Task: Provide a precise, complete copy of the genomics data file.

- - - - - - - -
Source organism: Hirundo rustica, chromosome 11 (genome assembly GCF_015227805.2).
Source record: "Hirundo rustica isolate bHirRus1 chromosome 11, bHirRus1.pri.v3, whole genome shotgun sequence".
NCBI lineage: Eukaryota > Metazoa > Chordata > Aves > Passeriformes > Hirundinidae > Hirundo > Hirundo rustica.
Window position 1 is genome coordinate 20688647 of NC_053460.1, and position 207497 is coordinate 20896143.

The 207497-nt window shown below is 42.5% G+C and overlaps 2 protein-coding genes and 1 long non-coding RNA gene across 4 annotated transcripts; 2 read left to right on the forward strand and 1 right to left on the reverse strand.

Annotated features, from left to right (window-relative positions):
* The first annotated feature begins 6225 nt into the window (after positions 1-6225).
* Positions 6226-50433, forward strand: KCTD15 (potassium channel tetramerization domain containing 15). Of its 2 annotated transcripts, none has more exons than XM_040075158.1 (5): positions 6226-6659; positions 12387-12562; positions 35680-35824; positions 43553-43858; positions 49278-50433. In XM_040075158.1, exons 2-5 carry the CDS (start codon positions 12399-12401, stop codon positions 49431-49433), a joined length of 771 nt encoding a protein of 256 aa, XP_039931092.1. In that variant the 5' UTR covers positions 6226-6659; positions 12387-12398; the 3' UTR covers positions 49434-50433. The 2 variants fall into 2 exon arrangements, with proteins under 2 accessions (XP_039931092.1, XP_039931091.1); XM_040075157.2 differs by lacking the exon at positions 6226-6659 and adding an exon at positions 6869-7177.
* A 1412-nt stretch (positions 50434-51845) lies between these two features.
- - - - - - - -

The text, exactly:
Source organism: Hirundo rustica, chromosome 11 (genome assembly GCF_015227805.2).
Source record: "Hirundo rustica isolate bHirRus1 chromosome 11, bHirRus1.pri.v3, whole genome shotgun sequence".
NCBI lineage: Eukaryota > Metazoa > Chordata > Aves > Passeriformes > Hirundinidae > Hirundo > Hirundo rustica.
Window position 1 is genome coordinate 20688647 of NC_053460.1, and position 207497 is coordinate 20896143.

The 207497-nt window shown below is 42.5% G+C and overlaps 2 protein-coding genes and 1 long non-coding RNA gene across 4 annotated transcripts; 2 read left to right on the forward strand and 1 right to left on the reverse strand.

Annotated features, from left to right (window-relative positions):
* The first annotated feature begins 6225 nt into the window (after positions 1-6225).
* Positions 6226-50433, forward strand: KCTD15 (potassium channel tetramerization domain containing 15). Of its 2 annotated transcripts, none has more exons than XM_040075158.1 (5): positions 6226-6659; positions 12387-12562; positions 35680-35824; positions 43553-43858; positions 49278-50433. In XM_040075158.1, exons 2-5 carry the CDS (start codon positions 12399-12401, stop codon positions 49431-49433), a joined length of 771 nt encoding a protein of 256 aa, XP_039931092.1. In that variant the 5' UTR covers positions 6226-6659; positions 12387-12398; the 3' UTR covers positions 49434-50433. The 2 variants fall into 2 exon arrangements, with proteins under 2 accessions (XP_039931092.1, XP_039931091.1); XM_040075157.2 differs by lacking the exon at positions 6226-6659 and adding an exon at positions 6869-7177.
* A 1412-nt stretch (positions 50434-51845) lies between these two features.